In Illinois there are 39 Superfund sites. Only 19 have reached the milestone of "construction completion," where all the final remedies for the sites are fully in place, with operation and maintenance remaining, and, in some cases, an ongoing pump and treat system to restore the aquifer underlying the site to drinking water quality.
Recently I visited one of these sites, the Outboard Marine Corporation (OMC) in Waukegan, Illinois. I saw firsthand the environmental damage of that site, and how it is impacting the local community, especially its efforts to restore the beach of Lake Michigan and proceed with important economic development.
Hazardous wastes at the OMC site include PCBs and Volatile Organic Compounds (VOCs). From approximately 1948 to 1971, OMC purchased an estimated 8 million gallons of hydraulic fluid which contained PCBs for die casting of outboard marine/recreational engines. PCBs were discharged through floor drains into a tributary of Lake Michigan and were ultimately discharged to Waukegan Harbor. As a result, 700,000 pounds of PCBs were estimated to be present on OMC property soils and 300,000 pounds of PCBs in the soils and sediments of Waukegan Harbor.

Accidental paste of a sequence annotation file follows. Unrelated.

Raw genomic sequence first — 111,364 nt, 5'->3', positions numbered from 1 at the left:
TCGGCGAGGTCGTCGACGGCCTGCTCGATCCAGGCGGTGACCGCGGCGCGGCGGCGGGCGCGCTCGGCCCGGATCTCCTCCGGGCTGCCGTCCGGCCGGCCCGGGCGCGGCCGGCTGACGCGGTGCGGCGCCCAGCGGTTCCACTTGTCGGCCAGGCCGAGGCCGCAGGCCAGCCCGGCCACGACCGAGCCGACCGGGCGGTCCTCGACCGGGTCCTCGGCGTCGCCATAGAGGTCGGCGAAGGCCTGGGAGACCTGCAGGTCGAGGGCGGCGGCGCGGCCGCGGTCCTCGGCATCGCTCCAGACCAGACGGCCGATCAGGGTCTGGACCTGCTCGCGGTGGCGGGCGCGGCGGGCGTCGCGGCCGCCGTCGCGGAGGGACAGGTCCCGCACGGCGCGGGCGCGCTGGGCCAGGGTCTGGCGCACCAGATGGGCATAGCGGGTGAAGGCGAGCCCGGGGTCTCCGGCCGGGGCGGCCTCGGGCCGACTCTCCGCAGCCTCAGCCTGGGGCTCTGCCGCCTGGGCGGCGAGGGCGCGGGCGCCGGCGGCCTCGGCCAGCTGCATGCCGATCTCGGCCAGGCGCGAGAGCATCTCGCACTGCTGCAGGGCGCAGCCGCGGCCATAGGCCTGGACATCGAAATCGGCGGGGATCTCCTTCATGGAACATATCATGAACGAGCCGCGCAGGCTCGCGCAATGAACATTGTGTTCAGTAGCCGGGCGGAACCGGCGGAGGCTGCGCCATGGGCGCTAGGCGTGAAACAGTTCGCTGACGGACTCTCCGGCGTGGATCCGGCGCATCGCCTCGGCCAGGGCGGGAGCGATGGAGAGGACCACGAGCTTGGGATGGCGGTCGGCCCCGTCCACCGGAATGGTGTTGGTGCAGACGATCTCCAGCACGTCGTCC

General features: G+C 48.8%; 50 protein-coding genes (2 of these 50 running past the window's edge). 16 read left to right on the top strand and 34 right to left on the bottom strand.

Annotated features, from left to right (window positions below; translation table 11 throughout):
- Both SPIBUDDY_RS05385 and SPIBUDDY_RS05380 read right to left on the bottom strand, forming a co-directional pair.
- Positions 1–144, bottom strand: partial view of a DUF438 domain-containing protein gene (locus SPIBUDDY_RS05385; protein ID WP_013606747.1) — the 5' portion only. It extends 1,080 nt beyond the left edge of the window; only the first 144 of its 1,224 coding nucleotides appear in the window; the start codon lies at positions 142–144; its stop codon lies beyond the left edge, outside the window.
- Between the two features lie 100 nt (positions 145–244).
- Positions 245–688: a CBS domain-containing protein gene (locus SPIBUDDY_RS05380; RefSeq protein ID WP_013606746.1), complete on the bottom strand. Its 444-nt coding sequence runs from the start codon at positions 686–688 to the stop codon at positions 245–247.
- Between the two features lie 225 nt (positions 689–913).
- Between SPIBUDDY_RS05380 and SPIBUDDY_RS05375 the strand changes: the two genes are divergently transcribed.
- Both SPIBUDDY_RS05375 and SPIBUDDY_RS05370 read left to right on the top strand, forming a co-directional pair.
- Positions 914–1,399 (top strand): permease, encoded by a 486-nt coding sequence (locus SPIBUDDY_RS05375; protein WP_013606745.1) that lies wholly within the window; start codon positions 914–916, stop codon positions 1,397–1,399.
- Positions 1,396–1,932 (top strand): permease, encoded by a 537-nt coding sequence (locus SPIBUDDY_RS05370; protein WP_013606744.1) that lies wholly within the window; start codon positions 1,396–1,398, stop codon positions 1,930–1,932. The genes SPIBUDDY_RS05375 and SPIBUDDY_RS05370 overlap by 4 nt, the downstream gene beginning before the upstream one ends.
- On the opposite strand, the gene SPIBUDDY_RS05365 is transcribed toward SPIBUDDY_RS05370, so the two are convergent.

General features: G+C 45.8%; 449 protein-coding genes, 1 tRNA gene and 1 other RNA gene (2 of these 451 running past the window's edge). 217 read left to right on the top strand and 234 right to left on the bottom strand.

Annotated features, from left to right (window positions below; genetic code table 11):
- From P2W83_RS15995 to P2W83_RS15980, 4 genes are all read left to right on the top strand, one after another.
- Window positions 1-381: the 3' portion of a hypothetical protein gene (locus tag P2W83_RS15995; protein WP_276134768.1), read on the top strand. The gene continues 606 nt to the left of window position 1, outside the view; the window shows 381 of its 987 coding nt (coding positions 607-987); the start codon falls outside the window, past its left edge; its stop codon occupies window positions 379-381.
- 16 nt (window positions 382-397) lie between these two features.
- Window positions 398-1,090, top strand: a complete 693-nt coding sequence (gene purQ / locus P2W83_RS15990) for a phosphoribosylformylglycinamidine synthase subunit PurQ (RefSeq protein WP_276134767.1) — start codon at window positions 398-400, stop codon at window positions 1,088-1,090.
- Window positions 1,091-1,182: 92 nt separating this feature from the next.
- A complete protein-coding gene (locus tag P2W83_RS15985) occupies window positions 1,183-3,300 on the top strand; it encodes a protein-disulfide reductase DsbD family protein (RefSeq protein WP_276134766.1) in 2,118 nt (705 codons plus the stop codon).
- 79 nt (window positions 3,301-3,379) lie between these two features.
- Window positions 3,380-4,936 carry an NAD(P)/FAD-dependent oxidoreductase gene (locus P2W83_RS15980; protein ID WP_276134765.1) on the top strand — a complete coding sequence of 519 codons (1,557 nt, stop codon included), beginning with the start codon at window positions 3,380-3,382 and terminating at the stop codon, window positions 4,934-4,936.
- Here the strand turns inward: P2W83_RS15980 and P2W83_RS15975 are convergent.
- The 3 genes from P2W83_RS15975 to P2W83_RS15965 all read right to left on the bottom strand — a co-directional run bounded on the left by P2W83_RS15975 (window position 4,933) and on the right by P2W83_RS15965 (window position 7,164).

In the early 1900's a wood-treating plant operated on the site, followed by a manufactured gas plant in the 1920's and a coke oven gas plant in the 1940's. Soil and grounwater contaminants include coal tar, which contains many polynuclear aromatic hydrocarbons (PNAs), phenols and volatile organic compounds (VOCs), and ammonia (byproducts of the manufactured gas and coke operations). Other contaminants, primarily in groundwater, include arsenic, cyanide and heavy metals.
The plant was purchased and disassembled by OMC in approximately 1972. Between 1973 and 1989, OMC used the site for fire training. Other more current uses include waste oil storage, parking, stockpiling of sand from a dredging operation,and testing of snowmobiles. OMC declared bankruptcy in December 2000, complicating site cleanup actions.